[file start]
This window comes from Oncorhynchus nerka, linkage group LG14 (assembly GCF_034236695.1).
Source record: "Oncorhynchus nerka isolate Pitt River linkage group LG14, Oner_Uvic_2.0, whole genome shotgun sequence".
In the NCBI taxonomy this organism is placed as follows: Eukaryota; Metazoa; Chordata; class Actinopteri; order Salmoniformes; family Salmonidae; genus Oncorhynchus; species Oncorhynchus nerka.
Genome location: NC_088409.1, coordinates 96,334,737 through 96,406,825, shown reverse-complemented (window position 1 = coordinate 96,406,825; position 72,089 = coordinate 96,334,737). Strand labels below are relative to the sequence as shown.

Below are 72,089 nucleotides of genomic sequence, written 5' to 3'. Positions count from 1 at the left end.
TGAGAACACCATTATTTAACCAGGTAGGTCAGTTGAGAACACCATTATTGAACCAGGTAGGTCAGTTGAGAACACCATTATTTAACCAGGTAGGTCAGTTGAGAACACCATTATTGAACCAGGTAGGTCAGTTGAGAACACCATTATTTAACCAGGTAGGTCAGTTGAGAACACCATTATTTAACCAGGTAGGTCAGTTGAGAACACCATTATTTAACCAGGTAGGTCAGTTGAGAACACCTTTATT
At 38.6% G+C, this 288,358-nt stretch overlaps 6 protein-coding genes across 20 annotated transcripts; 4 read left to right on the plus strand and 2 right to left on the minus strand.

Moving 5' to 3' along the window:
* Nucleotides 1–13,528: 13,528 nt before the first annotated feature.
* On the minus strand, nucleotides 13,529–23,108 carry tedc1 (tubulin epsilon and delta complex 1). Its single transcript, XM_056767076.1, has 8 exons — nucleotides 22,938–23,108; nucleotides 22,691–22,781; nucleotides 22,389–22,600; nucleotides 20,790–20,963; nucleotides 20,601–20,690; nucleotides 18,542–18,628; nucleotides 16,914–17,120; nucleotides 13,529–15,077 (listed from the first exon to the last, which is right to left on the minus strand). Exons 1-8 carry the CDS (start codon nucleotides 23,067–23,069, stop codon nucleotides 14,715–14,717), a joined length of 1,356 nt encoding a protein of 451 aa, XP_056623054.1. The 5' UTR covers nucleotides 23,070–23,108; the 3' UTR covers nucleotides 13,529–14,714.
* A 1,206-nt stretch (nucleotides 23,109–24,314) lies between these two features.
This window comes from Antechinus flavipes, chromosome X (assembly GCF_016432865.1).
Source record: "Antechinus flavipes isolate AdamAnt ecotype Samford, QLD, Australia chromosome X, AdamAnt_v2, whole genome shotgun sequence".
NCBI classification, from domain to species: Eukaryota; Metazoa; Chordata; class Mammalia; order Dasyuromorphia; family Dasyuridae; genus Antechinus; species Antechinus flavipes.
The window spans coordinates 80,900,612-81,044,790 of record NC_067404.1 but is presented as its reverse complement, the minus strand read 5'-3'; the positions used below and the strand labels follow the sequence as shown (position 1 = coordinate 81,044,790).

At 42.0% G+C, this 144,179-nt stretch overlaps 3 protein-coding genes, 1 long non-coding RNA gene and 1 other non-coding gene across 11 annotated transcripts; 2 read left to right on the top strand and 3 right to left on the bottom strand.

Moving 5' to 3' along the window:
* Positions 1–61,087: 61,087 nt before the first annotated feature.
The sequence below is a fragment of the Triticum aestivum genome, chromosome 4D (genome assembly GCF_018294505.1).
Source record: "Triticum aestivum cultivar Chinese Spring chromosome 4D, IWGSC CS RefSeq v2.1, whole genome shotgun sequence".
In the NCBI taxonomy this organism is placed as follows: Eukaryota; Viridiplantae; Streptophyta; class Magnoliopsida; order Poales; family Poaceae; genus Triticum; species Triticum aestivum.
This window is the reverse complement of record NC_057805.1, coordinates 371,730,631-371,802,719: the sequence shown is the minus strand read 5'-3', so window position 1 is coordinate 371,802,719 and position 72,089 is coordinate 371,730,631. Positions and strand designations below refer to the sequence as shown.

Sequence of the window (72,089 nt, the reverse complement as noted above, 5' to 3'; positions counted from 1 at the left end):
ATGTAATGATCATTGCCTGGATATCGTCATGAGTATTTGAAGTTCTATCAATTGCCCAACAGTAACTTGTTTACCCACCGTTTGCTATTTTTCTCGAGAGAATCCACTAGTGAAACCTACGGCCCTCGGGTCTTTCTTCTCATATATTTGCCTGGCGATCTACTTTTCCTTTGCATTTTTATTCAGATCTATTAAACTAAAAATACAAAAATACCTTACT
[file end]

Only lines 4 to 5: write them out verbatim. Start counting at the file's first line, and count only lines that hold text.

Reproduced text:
Genome location: NC_088409.1, coordinates 96,334,737 through 96,406,825, shown reverse-complemented (window position 1 = coordinate 96,406,825; position 72,089 = coordinate 96,334,737). Strand labels below are relative to the sequence as shown.

Below are 72,089 nucleotides of genomic sequence, written 5' to 3'. Positions count from 1 at the left end.